If you have supported us before, then you may know that we at Forest Maker Honey invest our profits into ecological forest restoration. The benefits of manuka honey and manuka bushes are seemingly endless to humans and nature. So to us it’s important to give back. We do this by helping to ensure that the ingredients and ecosystem that support honey production are available for future generations.
We would love you to come on this forest restoration journey with us. So to begin, here is how Forest Maker Honey came to be, and why we’re so passionate about the change that sales of Forest Maker Honey are helping to facilitate.
How Honey and Forest restoration came together to make ‘Forest Maker Honey’
Forest Maker Honey founder, Danny Parker, gave up a career in Environmental Science to delve into the world of honey and forest restoration. But why? New Zealand, like many other places, has witnessed a mass loss of biodiversity and extinctions due to a huge upheaval and removal of the ancient forests and ecosystems.
However, it’s not all bad news. In New Zealand, the Manuka Bush is the first species that colonise empty ground, allowing other trees to grow under its protective cover. Making the Manuka Bush incredibly helpful when it comes to reforestation.
Putting two and two together, Forest Maker Honey was born.
The history of New Zealand forests
How did New Zealand’s (like much of the world’s) forests reach such a state of emergency? Here is a condensed history of New Zealand’s forests – which has led to the current state of NZ’s forest land today. And ultimately, Forest Maker Honey’s mission.
A long time ago when people were yet to reach New Zealand, nature was left alone to do what it knows best. It was flourishing, with over 80% of the land being covered in thriving, dense native forest and shrublands. The diversity in the indigenous forests was critical in supporting all kinds of animals and plants. As people arrived and New Zealand’s population grew, our native forests shrunk. People cleared large areas of land for settlements and food production, and also relied on the native timber for building.
Native trees like Kauri, kahikatea, tōtara and rimu were favourites due to their size and quality. So much so that the forestry industry began to boom. By the mid-1830s, around one third of the European men in New Zealand were working in the timber industry. So, it should come as no surprise that timber then became one of New Zealand’s most important exports.
We soon reached a point where our native trees couldn’t keep up with timber production. To combat this, exotic trees (mainly Pinus Radiata pine trees, followed by Douglas fir) were introduced to help keep up with production. Thus, plantation forestry began in New Zealand.
While forestry has been beneficial to the NZ economy, it hasn’t been so kind to our land. Unfortunately, native forests don’t grow back overnight. Despite efforts by locals and the department of conservation to protect and create conservation areas, a significant portion of New Zealand native forests have been destroyed.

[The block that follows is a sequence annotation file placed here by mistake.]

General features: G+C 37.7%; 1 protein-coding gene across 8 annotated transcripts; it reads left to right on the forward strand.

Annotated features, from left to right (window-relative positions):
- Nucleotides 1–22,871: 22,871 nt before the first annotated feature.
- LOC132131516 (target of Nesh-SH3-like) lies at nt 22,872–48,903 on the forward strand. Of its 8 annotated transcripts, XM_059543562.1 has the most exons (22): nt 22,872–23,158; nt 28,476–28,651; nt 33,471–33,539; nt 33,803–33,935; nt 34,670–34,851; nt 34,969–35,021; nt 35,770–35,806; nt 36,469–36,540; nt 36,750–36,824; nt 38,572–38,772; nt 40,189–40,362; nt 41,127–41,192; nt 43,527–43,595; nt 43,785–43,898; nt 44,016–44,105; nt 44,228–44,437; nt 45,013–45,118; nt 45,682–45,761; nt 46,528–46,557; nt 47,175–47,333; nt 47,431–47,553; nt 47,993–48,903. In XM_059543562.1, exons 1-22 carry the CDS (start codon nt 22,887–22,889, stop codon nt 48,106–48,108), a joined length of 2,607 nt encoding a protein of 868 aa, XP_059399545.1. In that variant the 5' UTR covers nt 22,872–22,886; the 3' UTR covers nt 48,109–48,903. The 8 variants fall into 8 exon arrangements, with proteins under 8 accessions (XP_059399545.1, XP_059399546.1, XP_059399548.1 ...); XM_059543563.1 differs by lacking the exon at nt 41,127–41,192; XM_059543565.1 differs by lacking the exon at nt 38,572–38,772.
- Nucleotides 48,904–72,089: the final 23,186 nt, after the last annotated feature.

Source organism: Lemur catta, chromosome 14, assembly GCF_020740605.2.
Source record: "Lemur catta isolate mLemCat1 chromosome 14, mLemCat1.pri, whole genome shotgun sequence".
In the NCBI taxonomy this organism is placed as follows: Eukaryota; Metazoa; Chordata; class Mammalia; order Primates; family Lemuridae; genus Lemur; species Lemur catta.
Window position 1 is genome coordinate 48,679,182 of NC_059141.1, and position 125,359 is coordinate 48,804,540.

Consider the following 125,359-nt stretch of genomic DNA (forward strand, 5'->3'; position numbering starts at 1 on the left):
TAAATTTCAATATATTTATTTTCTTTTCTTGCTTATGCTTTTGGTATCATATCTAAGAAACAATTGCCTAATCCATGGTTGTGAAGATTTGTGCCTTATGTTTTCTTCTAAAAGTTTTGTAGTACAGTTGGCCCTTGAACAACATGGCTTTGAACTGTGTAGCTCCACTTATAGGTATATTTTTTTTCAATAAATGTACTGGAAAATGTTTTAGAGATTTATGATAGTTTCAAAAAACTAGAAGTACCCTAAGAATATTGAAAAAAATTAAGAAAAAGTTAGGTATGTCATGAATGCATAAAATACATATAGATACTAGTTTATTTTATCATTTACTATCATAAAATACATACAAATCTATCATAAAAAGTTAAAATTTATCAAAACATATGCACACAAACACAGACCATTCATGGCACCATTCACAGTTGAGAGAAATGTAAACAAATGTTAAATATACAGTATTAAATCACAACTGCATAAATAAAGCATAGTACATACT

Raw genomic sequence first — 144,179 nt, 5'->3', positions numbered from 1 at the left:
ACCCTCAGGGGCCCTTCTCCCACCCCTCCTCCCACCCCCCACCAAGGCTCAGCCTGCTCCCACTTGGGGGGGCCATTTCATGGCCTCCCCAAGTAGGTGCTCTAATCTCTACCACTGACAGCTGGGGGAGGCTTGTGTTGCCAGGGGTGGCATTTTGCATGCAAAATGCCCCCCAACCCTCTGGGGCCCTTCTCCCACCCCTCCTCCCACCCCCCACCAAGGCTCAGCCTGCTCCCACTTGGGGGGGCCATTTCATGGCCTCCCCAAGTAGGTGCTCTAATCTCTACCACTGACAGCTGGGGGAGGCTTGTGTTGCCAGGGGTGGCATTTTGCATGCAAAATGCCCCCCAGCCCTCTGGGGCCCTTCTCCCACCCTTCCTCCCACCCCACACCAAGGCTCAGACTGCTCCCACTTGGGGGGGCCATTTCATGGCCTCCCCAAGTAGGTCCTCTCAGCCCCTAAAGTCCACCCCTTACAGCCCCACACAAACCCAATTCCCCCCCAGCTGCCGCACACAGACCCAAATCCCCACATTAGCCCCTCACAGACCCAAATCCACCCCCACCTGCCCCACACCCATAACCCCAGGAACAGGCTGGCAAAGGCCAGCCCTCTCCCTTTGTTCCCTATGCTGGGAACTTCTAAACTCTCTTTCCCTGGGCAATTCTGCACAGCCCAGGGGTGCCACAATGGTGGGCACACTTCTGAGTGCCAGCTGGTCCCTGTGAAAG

Today, many great local communities and businesses have been putting in the work to restore New Zealand’s native forests. We now have a total of 8 million hectares of native forests, covering 30% of the land. But the work needs to continue, and that’s where we are proud to play our part.
The cultural significance of New Zealand’s indigenous forest
New Zealand’s indigenous forests are not only important to the wildlife that seek it’s shelter. The land and the life it supports also holds very special value for Māori – the native population of New Zealand. Māori mythology tells of how the creator of the first human also created the forests, forever connecting the two. The kaitiaki (guardian) Tāne Mahuta created the forests by pushing apart and separating his parents, Papatūānuku (the earth mother) and Ranginui (the sky father). Thus letting light into the world in between them.
And so, land and forests have long been sacred and worthy of protection to Māori – for their spiritual value, beauty, and for providing food, medicines, and materials for weaving and building.
While New Zealanders are increasingly rallying together to restore our native forests, there is still plenty of work to be done to ensure the longevity and health of our national parks and conservation areas, and the species that call them home.
Discussions around climate change and much needed environmental action are intensifying in Nz. And while NZ has a long list of things to work on, our forests can certainly play a role by reducing carbon dioxide levels. We’re a small country with big goals, and we hope you’ll join us.
If you’d like more information on the reforestation work that Forest Maker Honey is doing please don’t hesitate to contact us. Otherwise, you can also keep up with our projects on our blog page.